Muddiman's voice holds a slick, irresistible depth. Artistic heart-hurters, these songs move beyond sensuality, touching on spirituality, tackling the pain vs. hope mix. Listen closely and hear a slight rustle or a sniffle in the background, sounds that leave a deliberate, rough Indie touch, a style used effectively by artists such as Cat Power on her early Moon Pix album.

Muddiman delivers words gradually, moving into an emotional, incense-burning scene, giving a shout out to unrequited love. Key repetitive chords anchor rhythm, but the vocals stray, allowing emotion to consciously change the direction.

From Cincinnati, Muddiman is lively with brown hair and eyes; a set of brown beads is wrapped around his left wrist. He smiles quick and often. Energetic and not giving himself enough credit, he looks shocked when Jesse Rodgers (who plays bass with him) gives him a compliment.

"Ryan is uninhibited and honest," Rodgers says. "I can be myself and not worry about putting on some fucking image. I found a musical soul mate in Ryan. I'm his friend, but really I'm a fan. People enjoy it because it's important. He doesn't hold anything back."

At age 6, Muddiman got his first acoustic guitar.

"Back then, I was into guitar-hero stuff, like Eric Johnson and Hendrix," he says.

Self-taught, Muddiman says, "I play what I hear in my head. However it comes out, it comes out. Sometimes it's Rock & Roll, sometimes it's not."

Bassist Rodgers is warm, soft and easy-going. Beginning with guitar at 12, he says, "You get the fire and it doesn't go out."

Five years ago, Muddiman and Rodgers met at Bar Humbug, a Covington venue now called Clique. At the time, Rodgers played with Riverside Union (still a current side project) while Muddiman performed solo. In 2004, Muddiman did 60 to 70 local solo shows, later forming Terravada, a trio that split up in early 2006.

For years, the two ran into each other, but they didn't start playing together until recently. Presently, the duo's main focus is on recording their first album, which has been in the works for the past year.

With varying influences, Muddiman also looks to movies for inspiration. "Don't Forget to Feel" came to him after watching Garden State. "Novel," a sensual, vocally driven tune, shows amazing range. Switching into a more playful sound, Muddiman covers Blind Melon's "No Rain," and his version sounds like a sweet, jazzy raindrop.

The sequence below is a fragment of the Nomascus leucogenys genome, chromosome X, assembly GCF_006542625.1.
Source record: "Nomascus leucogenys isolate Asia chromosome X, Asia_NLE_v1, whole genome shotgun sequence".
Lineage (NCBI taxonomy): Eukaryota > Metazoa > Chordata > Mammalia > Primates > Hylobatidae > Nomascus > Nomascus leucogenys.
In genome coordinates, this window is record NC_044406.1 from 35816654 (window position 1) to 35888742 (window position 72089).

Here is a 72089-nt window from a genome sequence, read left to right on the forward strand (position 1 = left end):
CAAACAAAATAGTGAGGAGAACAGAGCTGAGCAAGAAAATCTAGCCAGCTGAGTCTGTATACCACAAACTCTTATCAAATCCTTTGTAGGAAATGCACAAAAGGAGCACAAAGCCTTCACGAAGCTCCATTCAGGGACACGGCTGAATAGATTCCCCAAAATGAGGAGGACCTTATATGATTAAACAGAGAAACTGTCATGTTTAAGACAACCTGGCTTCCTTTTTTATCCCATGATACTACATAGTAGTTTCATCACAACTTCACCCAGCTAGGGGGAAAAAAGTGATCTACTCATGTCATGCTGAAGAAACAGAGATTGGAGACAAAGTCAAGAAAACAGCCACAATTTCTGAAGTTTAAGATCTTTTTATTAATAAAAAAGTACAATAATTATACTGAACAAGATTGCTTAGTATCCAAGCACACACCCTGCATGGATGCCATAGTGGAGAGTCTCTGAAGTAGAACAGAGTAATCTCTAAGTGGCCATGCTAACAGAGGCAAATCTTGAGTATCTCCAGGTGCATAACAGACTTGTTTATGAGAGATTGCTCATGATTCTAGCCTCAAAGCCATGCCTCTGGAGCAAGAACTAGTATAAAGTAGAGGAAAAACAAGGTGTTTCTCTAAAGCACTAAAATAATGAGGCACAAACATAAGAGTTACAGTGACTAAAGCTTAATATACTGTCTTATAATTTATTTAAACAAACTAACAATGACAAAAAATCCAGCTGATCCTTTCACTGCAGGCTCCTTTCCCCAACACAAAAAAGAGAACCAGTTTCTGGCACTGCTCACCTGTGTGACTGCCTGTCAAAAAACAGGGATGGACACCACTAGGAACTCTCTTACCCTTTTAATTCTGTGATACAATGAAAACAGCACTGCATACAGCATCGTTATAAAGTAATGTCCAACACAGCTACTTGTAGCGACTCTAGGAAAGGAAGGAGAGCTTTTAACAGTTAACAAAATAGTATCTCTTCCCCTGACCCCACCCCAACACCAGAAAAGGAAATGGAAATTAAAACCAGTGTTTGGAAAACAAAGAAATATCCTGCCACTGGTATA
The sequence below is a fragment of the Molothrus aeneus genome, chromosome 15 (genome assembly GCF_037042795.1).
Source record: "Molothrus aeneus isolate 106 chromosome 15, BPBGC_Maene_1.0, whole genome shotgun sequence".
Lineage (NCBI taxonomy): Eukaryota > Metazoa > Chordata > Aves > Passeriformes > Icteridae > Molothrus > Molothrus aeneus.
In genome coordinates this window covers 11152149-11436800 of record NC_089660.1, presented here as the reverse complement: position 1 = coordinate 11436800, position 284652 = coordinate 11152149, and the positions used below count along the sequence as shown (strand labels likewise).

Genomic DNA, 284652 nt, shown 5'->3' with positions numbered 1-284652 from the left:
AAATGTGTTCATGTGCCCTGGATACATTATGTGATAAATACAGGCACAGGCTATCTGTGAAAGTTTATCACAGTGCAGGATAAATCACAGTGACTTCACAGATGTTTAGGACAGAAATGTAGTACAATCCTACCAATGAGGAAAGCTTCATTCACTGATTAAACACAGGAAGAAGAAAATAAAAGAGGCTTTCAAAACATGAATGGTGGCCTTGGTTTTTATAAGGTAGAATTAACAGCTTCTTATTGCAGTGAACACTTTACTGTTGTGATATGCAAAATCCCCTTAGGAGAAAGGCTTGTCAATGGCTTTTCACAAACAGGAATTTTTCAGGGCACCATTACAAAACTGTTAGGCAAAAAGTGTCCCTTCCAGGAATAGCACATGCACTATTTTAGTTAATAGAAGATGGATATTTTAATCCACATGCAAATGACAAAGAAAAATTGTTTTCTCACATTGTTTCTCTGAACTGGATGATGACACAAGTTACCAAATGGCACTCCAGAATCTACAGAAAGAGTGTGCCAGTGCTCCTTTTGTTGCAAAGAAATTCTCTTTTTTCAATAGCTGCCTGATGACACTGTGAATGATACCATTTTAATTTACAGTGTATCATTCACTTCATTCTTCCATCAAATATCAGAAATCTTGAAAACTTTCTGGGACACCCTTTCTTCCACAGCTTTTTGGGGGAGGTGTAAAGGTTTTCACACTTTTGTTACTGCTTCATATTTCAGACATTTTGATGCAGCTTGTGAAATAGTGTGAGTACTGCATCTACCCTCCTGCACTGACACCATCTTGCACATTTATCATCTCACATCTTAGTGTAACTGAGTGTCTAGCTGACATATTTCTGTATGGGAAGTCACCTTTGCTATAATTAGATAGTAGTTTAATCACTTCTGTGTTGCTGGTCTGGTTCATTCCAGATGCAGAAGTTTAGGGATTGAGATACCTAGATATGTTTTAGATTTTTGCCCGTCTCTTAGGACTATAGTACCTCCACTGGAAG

From shouts to whispers, this self-reflective music is driven by heart. But is there a place for artistic, experimental songwriting in Cincinnati's scene?

"People have to take down preconceived notions of what they expect to hear in Cincy," Muddiman says. "There's so much good music here. If you have the opportunity, go see it and listen."

Muddiman wants listeners to feel a connection, to walk away with a new energy. Sparks.

"When people say it affects them in some deep way, I feel like I've done something worthwhile," he says. "People say it sounds dark, but for me it's uplifting, a liberation of spirit and mental stress. Introspection. Not in a self-absorbed kind of way, but introspection on a transcendental level."

- City Beat Magazine


Greetings/Farewell ~ 3 song demo 2004
"Glimpse of Resolve" ~ 5 song ep 2007
Currently working on the long awaited, full length ~ "Resolve"

Currently working on full length album titled "Resolve".



Ryan Muddiman is a Cincinnati based musicican intent on delivering intelligent, soulful, and heartfelt rock music. Combining an array of influences and styles to successfully create music that is introspective yet observant. Lyrically, his music is personal without being self serving or oblivious to the outside world; thus creating songs that are accessible and honest.

Ryan honed his skills performing as a solo act that combined elements of folk, rock, blues, jazz, and soul. His style as a singer/songwriter embodies countless influences. Early on he was exposed to many great artists; everything from Nat King Cole, Jim Croce and the Beatles to Zeppelin, CSNY and the Doors; the variety was vast, to say the least. Later, he steeped himself in songwriters such as Prince, Chris Cornell, Jeff Buckley and PJ Harvey. Like a true artist though, he is not relegated to simply mimicking those that came before; he draws from these influences and channels them to create a style all his own.

Appreciation for his music has garnered worldwide accolades: from Sweden to New Zealand , people are beginning to take notice of the music and the voice that has been called "music for your soul" and that has drawn serious comparisons to prolific singer/songwriters of a rare breed.

At times he can be found with a full band line-up of friends and/or hired guns, appearing under the name ~wake~